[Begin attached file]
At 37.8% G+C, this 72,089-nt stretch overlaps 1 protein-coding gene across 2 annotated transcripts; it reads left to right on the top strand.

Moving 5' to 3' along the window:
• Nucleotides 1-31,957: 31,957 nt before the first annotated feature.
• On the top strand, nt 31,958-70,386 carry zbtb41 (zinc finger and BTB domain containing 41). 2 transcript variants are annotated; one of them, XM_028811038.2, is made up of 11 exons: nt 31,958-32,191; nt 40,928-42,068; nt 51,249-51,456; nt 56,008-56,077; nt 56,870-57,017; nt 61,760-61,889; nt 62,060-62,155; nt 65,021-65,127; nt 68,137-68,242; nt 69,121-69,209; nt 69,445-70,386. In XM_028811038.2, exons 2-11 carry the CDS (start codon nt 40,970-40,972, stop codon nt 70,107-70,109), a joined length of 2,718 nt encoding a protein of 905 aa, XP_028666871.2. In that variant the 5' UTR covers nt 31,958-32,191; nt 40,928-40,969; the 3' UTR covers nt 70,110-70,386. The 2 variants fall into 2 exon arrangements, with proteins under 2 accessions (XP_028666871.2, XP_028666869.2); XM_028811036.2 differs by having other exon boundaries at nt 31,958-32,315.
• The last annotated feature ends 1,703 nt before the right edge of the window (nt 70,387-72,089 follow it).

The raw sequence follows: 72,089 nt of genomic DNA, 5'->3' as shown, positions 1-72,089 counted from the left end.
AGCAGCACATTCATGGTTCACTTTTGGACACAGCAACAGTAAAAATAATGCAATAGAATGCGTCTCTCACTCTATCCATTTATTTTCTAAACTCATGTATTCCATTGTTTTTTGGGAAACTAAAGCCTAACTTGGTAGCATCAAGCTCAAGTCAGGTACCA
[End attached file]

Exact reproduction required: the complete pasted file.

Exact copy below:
At 37.8% G+C, this 72,089-nt stretch overlaps 1 protein-coding gene across 2 annotated transcripts; it reads left to right on the top strand.

Moving 5' to 3' along the window:
• Nucleotides 1-31,957: 31,957 nt before the first annotated feature.
• On the top strand, nt 31,958-70,386 carry zbtb41 (zinc finger and BTB domain containing 41). 2 transcript variants are annotated; one of them, XM_028811038.2, is made up of 11 exons: nt 31,958-32,191; nt 40,928-42,068; nt 51,249-51,456; nt 56,008-56,077; nt 56,870-57,017; nt 61,760-61,889; nt 62,060-62,155; nt 65,021-65,127; nt 68,137-68,242; nt 69,121-69,209; nt 69,445-70,386. In XM_028811038.2, exons 2-11 carry the CDS (start codon nt 40,970-40,972, stop codon nt 70,107-70,109), a joined length of 2,718 nt encoding a protein of 905 aa, XP_028666871.2. In that variant the 5' UTR covers nt 31,958-32,191; nt 40,928-40,969; the 3' UTR covers nt 70,110-70,386. The 2 variants fall into 2 exon arrangements, with proteins under 2 accessions (XP_028666871.2, XP_028666869.2); XM_028811036.2 differs by having other exon boundaries at nt 31,958-32,315.
• The last annotated feature ends 1,703 nt before the right edge of the window (nt 70,387-72,089 follow it).

The raw sequence follows: 72,089 nt of genomic DNA, 5'->3' as shown, positions 1-72,089 counted from the left end.
AGCAGCACATTCATGGTTCACTTTTGGACACAGCAACAGTAAAAATAATGCAATAGAATGCGTCTCTCACTCTATCCATTTATTTTCTAAACTCATGTATTCCATTGTTTTTTGGGAAACTAAAGCCTAACTTGGTAGCATCAAGCTCAAGTCAGGTACCA